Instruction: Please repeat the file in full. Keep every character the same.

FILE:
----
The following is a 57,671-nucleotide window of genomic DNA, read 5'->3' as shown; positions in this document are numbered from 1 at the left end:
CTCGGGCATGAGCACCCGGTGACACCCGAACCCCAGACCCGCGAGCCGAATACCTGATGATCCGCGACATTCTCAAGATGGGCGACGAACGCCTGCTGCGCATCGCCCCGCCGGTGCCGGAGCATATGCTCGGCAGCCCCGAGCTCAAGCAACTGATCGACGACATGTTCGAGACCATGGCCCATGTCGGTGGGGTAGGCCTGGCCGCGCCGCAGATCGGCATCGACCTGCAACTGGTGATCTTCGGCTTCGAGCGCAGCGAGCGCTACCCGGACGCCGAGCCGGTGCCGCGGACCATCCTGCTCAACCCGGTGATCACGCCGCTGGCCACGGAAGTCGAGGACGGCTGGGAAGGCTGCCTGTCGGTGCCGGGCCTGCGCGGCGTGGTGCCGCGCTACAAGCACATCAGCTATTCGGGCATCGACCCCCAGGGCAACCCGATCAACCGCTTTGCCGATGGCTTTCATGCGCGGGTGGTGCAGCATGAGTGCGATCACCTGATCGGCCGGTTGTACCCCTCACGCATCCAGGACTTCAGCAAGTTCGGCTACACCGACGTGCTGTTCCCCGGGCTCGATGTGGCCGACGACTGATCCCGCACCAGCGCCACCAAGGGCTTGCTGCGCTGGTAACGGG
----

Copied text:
The following is a 57,671-nucleotide window of genomic DNA, read 5'->3' as shown; positions in this document are numbered from 1 at the left end:
CTCGGGCATGAGCACCCGGTGACACCCGAACCCCAGACCCGCGAGCCGAATACCTGATGATCCGCGACATTCTCAAGATGGGCGACGAACGCCTGCTGCGCATCGCCCCGCCGGTGCCGGAGCATATGCTCGGCAGCCCCGAGCTCAAGCAACTGATCGACGACATGTTCGAGACCATGGCCCATGTCGGTGGGGTAGGCCTGGCCGCGCCGCAGATCGGCATCGACCTGCAACTGGTGATCTTCGGCTTCGAGCGCAGCGAGCGCTACCCGGACGCCGAGCCGGTGCCGCGGACCATCCTGCTCAACCCGGTGATCACGCCGCTGGCCACGGAAGTCGAGGACGGCTGGGAAGGCTGCCTGTCGGTGCCGGGCCTGCGCGGCGTGGTGCCGCGCTACAAGCACATCAGCTATTCGGGCATCGACCCCCAGGGCAACCCGATCAACCGCTTTGCCGATGGCTTTCATGCGCGGGTGGTGCAGCATGAGTGCGATCACCTGATCGGCCGGTTGTACCCCTCACGCATCCAGGACTTCAGCAAGTTCGGCTACACCGACGTGCTGTTCCCCGGGCTCGATGTGGCCGACGACTGATCCCGCACCAGCGCCACCAAGGGCTTGCTGCGCTGGTAACGGG